Since 2007, the Hong Kong health authorities have implemented an anti-smoking law that bans people from smoking in all indoor areas, including offices, restaurants, bars, and karaoke ... See full summary »
After their wives are going to Thailand with her friends, Tin and his friends Cheung, Chao and Paul decide to grab this golden opportunity and enjoy 14 hours of freedom by putting their ... See full summary »
When a woman decides to take it upon herself to win back the love of her live, she realizes she'll have to sink to using her female prowess -- and becoming what she despises the most -- a woman who flirts.
Lan Kwai Fong (LKF), a well-known party location in Hong Kong with loads of nightclubs and bars. Everyone likes to go to LKF for fun, one night stands or even true love. LKF has captured ... See full summary »
Shin and Sara have been engaged for two years. They once had an argument and agree to have fun individually. Sara's best friend Jeana who always has a soft spot on Shin, she then tried ... See full summary »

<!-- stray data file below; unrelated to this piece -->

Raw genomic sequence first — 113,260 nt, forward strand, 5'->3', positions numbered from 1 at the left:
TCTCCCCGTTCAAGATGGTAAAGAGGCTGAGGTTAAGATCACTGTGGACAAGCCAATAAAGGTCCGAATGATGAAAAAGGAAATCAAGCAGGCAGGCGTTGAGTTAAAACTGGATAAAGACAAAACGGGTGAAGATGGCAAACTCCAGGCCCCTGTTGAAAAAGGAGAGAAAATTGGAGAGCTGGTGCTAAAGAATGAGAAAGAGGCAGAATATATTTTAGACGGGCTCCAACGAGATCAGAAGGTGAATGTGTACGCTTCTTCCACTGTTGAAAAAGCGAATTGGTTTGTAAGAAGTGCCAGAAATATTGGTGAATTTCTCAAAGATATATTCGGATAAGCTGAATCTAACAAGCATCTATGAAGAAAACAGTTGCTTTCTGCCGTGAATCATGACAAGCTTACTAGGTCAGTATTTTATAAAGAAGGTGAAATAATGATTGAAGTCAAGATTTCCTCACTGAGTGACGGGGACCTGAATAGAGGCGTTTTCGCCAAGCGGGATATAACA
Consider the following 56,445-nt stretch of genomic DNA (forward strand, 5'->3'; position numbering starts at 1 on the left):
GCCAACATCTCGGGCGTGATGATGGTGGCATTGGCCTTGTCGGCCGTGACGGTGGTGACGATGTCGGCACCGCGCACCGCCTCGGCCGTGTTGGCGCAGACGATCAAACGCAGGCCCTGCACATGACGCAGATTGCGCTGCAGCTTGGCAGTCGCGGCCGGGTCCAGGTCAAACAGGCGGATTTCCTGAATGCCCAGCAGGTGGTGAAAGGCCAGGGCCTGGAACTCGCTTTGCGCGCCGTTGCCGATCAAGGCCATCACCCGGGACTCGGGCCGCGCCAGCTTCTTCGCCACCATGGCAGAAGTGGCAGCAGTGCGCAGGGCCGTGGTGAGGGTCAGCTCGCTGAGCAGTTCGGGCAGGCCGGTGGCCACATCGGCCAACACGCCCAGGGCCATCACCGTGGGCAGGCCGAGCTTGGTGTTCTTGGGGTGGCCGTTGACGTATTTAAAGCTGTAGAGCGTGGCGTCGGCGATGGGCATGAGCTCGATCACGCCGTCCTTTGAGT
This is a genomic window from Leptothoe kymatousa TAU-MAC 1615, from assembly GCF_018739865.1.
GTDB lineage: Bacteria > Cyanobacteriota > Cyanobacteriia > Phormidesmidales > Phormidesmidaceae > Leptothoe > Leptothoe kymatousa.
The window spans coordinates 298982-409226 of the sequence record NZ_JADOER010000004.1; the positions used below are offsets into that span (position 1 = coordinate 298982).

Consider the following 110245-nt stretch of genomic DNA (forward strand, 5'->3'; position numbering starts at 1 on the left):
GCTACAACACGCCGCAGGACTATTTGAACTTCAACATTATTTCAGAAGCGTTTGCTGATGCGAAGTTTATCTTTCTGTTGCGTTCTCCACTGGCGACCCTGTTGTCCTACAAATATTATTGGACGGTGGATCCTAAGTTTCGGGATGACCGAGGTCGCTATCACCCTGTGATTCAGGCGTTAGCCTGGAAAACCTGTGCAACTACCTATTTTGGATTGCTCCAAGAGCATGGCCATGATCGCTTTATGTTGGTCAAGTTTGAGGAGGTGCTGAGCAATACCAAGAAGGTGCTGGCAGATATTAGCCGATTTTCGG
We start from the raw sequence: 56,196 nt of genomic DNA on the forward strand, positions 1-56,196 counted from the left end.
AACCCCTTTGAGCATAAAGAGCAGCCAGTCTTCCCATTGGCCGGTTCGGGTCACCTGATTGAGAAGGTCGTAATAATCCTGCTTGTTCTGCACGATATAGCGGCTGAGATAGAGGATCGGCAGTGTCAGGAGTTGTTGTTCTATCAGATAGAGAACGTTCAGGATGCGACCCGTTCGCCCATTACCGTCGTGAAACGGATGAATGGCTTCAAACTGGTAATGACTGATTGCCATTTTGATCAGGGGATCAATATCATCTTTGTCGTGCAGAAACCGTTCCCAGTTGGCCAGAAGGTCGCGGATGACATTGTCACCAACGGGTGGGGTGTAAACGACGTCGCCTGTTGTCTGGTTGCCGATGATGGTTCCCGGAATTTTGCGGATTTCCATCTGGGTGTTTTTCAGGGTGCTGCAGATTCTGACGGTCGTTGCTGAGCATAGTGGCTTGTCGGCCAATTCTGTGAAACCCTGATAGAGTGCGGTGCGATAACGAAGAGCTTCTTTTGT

To (Chapman To Man-chak), a long-time film producer, has yet to produce anything resembling a hit. Beset by financial troubles, he has become desperate for money - so much so that he is unable to pay the alimony to his ex-wife (Kristal Tin). Despite his former spouse's bitterness, their daughter still clings onto her faith in him - and wishes to see him on TV once his new movie premieres. To is soon introduced to a potential Mainland Chinese investor, Tyrannosaurus (Ronald Cheng), by his buddy Lui Wing-shing (Simon Loui Yu-yeung). But Tyrannosaurus is not only the head of a Guangxi triad gang, he turns out to have very particular tastes in food and sex. Regardless, To is determined to woo this investor, even if it means giving into his every demands. Tyrannosaurus eventually tells them to cast his childhood idol Yum Yum Shaw (Susan Shaw) in a remake of a classic pornographic film. He even gives the film the title Confessions of Two Concubines. After receiving funding from ... Written by
This one is surprisingly lively as a product of the largely dormant Hong Kong film industry.
The makers of the success LOVE IN THE BUFF offer a low comedy version of their industry which includes sex with farm animals, a heroine promoting a hand job video game, gangster finance and the seventies skin-flic star Shaw Ying Ying back by popular demand, in her sixties.
It's pushed along briskly and they get value out of their small budget, with good craft aspects and likable players.
The piece is framed by a film school lecture session. The English subtitlers battle with some of the material.
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